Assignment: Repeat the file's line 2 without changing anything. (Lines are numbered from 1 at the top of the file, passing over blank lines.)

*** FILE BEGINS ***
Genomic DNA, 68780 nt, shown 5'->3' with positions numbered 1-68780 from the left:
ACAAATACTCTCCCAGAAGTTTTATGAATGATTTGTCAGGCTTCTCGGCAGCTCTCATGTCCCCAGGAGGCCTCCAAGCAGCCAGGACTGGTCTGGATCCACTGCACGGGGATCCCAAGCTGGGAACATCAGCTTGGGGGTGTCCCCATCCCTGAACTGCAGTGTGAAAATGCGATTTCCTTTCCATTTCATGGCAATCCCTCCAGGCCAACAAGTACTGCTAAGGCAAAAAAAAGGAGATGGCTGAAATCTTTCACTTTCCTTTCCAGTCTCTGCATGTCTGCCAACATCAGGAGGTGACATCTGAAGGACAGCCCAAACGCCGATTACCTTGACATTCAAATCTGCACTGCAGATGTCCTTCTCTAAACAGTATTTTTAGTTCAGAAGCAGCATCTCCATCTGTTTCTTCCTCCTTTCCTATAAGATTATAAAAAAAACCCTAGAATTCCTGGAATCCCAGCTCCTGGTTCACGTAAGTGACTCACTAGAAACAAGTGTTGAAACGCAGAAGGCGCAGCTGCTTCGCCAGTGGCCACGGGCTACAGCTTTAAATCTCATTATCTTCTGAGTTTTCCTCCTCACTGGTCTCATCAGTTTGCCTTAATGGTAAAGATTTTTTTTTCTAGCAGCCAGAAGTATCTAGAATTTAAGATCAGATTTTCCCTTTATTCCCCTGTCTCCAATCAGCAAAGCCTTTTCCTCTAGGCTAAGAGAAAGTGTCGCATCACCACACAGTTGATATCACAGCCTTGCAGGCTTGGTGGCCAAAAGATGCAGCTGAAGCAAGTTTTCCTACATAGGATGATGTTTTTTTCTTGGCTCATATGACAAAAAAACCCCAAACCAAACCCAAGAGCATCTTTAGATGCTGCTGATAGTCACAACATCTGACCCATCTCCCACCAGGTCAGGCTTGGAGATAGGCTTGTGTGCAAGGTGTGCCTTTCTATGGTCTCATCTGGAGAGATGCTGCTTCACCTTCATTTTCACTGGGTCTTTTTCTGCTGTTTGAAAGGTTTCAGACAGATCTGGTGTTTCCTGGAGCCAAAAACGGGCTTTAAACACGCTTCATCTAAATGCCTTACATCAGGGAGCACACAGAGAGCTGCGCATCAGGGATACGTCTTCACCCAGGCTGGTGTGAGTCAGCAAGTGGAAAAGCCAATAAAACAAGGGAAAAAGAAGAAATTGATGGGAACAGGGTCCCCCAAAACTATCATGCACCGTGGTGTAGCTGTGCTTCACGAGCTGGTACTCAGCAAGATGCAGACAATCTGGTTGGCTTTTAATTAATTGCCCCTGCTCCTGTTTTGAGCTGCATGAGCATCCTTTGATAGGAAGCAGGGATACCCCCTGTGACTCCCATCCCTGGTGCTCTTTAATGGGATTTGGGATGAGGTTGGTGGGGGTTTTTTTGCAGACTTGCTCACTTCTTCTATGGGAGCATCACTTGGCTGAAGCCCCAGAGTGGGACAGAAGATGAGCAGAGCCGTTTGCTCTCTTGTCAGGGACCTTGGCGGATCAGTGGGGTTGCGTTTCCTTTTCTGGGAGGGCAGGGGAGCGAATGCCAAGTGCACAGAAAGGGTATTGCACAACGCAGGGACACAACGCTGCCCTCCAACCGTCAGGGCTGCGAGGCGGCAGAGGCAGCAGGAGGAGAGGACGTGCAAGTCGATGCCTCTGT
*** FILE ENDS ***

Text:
ACAAATACTCTCCCAGAAGTTTTATGAATGATTTGTCAGGCTTCTCGGCAGCTCTCATGTCCCCAGGAGGCCTCCAAGCAGCCAGGACTGGTCTGGATCCACTGCACGGGGATCCCAAGCTGGGAACATCAGCTTGGGGGTGTCCCCATCCCTGAACTGCAGTGTGAAAATGCGATTTCCTTTCCATTTCATGGCAATCCCTCCAGGCCAACAAGTACTGCTAAGGCAAAAAAAAGGAGATGGCTGAAATCTTTCACTTTCCTTTCCAGTCTCTGCATGTCTGCCAACATCAGGAGGTGACATCTGAAGGACAGCCCAAACGCCGATTACCTTGACATTCAAATCTGCACTGCAGATGTCCTTCTCTAAACAGTATTTTTAGTTCAGAAGCAGCATCTCCATCTGTTTCTTCCTCCTTTCCTATAAGATTATAAAAAAAACCCTAGAATTCCTGGAATCCCAGCTCCTGGTTCACGTAAGTGACTCACTAGAAACAAGTGTTGAAACGCAGAAGGCGCAGCTGCTTCGCCAGTGGCCACGGGCTACAGCTTTAAATCTCATTATCTTCTGAGTTTTCCTCCTCACTGGTCTCATCAGTTTGCCTTAATGGTAAAGATTTTTTTTTCTAGCAGCCAGAAGTATCTAGAATTTAAGATCAGATTTTCCCTTTATTCCCCTGTCTCCAATCAGCAAAGCCTTTTCCTCTAGGCTAAGAGAAAGTGTCGCATCACCACACAGTTGATATCACAGCCTTGCAGGCTTGGTGGCCAAAAGATGCAGCTGAAGCAAGTTTTCCTACATAGGATGATGTTTTTTTCTTGGCTCATATGACAAAAAAACCCCAAACCAAACCCAAGAGCATCTTTAGATGCTGCTGATAGTCACAACATCTGACCCATCTCCCACCAGGTCAGGCTTGGAGATAGGCTTGTGTGCAAGGTGTGCCTTTCTATGGTCTCATCTGGAGAGATGCTGCTTCACCTTCATTTTCACTGGGTCTTTTTCTGCTGTTTGAAAGGTTTCAGACAGATCTGGTGTTTCCTGGAGCCAAAAACGGGCTTTAAACACGCTTCATCTAAATGCCTTACATCAGGGAGCACACAGAGAGCTGCGCATCAGGGATACGTCTTCACCCAGGCTGGTGTGAGTCAGCAAGTGGAAAAGCCAATAAAACAAGGGAAAAAGAAGAAATTGATGGGAACAGGGTCCCCCAAAACTATCATGCACCGTGGTGTAGCTGTGCTTCACGAGCTGGTACTCAGCAAGATGCAGACAATCTGGTTGGCTTTTAATTAATTGCCCCTGCTCCTGTTTTGAGCTGCATGAGCATCCTTTGATAGGAAGCAGGGATACCCCCTGTGACTCCCATCCCTGGTGCTCTTTAATGGGATTTGGGATGAGGTTGGTGGGGGTTTTTTTGCAGACTTGCTCACTTCTTCTATGGGAGCATCACTTGGCTGAAGCCCCAGAGTGGGACAGAAGATGAGCAGAGCCGTTTGCTCTCTTGTCAGGGACCTTGGCGGATCAGTGGGGTTGCGTTTCCTTTTCTGGGAGGGCAGGGGAGCGAATGCCAAGTGCACAGAAAGGGTATTGCACAACGCAGGGACACAACGCTGCCCTCCAACCGTCAGGGCTGCGAGGCGGCAGAGGCAGCAGGAGGAGAGGACGTGCAAGTCGATGCCTCTGT